Mikey is quite fond of pointing out when Alex makes poor choices. Like, in the middle of a screaming fit where Alex is shredding important bills and throwing raw eggs on the floor, Mikey will lecture, “Alex, you are making a red choice. Do you think you are going to clean up that mess? Because that would be a green, peaceful choice.”

Maybe I should start a separate blog bemoaning my aggressive two-year-old!


Just Another Snow Day…

This is probably our 16th snow day this year so far. It’s at least the 16th day if you include delays AND cancellations. Which is fine, I suppose, since everyone in the state of Pennsylvania is suffering the same disruption as me. But I just want to whine about it a little bit because it’s not just another snow day for me.

My kid has “staff” that I have to touch base with when there’s a snow day or delay. So I have to text his BSC, his TSS, and his early intervention teacher, depending which day of the week we’re disrupted.

If, like today, I have a meeting scheduled with the early intervention team, that means I spend the morning on the phone (above the cacophony of my kids) rescheduling meetings that are already impossible to schedule given everyone’s super tight schedules.

Today was supposed to be our transition to kindergarten planning meeting, where we assess the early interventions in place and see what we’ll need for Mikey when he moves on to “school aged” next year. Given his early intervention day is Tuesday and *literally* every Tuesday this year (since Jan 1) has been affected by weather delays/cancellations, I can’t say he’s actually received any early intervention services, despite their being prescribed.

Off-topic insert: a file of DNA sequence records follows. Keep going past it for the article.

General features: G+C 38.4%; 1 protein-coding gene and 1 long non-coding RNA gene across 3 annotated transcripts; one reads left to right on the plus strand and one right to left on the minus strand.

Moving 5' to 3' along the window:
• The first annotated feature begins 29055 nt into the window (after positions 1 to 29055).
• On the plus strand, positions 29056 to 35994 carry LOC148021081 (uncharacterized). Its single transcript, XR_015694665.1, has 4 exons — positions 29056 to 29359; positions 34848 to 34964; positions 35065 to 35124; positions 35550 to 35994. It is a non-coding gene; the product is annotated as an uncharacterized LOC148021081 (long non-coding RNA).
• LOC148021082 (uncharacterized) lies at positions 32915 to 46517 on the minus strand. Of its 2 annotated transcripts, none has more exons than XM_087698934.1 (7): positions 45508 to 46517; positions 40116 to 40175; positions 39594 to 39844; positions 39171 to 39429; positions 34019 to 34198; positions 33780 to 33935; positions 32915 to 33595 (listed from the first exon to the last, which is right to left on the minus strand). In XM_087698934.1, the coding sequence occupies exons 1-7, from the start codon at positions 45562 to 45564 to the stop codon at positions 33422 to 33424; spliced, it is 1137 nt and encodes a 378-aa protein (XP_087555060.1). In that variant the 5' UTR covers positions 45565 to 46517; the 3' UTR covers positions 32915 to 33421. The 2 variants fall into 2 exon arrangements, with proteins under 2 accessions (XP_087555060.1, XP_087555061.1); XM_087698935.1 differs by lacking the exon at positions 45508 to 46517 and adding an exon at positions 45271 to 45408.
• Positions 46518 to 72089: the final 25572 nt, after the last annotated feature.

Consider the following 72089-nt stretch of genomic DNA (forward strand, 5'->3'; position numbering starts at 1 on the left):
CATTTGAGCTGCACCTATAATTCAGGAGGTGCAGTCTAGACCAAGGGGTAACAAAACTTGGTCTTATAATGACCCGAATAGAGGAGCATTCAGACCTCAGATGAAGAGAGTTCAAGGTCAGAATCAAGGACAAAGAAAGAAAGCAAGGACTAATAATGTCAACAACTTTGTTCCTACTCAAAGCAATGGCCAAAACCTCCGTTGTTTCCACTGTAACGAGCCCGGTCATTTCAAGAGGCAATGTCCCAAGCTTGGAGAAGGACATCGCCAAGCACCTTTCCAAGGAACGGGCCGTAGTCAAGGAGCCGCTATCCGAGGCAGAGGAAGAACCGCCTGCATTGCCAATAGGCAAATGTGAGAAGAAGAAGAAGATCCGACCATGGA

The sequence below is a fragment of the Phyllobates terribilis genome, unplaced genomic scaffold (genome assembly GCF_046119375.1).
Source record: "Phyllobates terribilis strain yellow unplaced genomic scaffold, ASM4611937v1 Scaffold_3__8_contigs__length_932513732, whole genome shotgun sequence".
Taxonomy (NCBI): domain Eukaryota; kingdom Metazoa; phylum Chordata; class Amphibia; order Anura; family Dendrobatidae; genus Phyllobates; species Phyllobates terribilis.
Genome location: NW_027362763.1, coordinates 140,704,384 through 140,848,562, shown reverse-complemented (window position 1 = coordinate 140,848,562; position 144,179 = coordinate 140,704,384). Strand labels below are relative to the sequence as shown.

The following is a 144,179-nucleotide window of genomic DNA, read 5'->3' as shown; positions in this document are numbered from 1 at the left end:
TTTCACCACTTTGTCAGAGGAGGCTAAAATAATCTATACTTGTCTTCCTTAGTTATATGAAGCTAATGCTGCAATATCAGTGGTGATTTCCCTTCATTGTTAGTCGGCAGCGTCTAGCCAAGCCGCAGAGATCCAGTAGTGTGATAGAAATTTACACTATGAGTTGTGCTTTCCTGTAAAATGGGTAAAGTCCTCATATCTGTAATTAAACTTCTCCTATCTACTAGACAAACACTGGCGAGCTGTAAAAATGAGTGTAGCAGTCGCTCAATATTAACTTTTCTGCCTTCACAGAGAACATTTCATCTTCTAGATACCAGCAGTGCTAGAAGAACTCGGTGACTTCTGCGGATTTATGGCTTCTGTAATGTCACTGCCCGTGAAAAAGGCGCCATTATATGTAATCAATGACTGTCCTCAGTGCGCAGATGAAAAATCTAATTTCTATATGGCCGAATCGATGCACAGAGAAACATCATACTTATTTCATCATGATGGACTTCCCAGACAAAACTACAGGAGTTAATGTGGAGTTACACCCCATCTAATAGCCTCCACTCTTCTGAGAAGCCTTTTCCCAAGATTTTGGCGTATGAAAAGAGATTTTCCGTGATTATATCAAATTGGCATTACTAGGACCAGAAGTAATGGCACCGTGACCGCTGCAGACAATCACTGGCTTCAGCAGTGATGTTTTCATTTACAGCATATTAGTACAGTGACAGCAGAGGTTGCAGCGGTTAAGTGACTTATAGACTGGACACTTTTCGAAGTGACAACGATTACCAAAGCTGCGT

So I’m not so sure what I’d say at this meeting anyway. Do we continue with the services that he hasn’t gotten? Or change them to new services he hasn’t gotten? It’s all a mess.

Chokey Cough

Mikey has been dealing with an asthma flareup for the past week. It’s awful–I feel so terrible for him. He’d been coughing sporadically and we’d been giving him his inhaler for what he called his “chokey cough.” I still felt like he could go to school, though I was anticipating maybe getting a call home about his coughing.

We got a call to pick him up from school Tuesday and I didn’t quite think he was bad enough to take to the emergency room, but we were due for a massive ice storm/snowfall that night and I couldn’t get in to the pediatrician in time to also collect Alex from the sitter…so off we went to Children’s.

He was prescribed a strong dose of Prednisone to control his coughing, and we were told it was ok to continue to give him his “good choices medication.” So the next day school was in session (he ended up home with me one day for snow/steroids), he was a little…calmer than usual.

And of course, school called again! They called to tell me he was staring off into space and not responding to questions. The poor kid can’t win. He’s too energetic one day, too calm the next.

To be fair, it is startling to see Mikey sitting calmly and not talking. If his teacher is used to him escaping from school, running circles around the classroom, and shoving other kids, I can see how she might be concerned. Unfortunately, I was teaching during the call so she got in touch with Cody, who failed to explain that there was a medication reaction happening, so off we went again to pick him up.

At any rate, 2 days of the ‘roids were enough to help him, we have a new type of inhaler now. He’s no longer coughing and he seems to be pretty balanced on this medication. We managed to go through the entire school day Monday without a call home, so that’s one for this year! Maybe we won’t get a call today, either!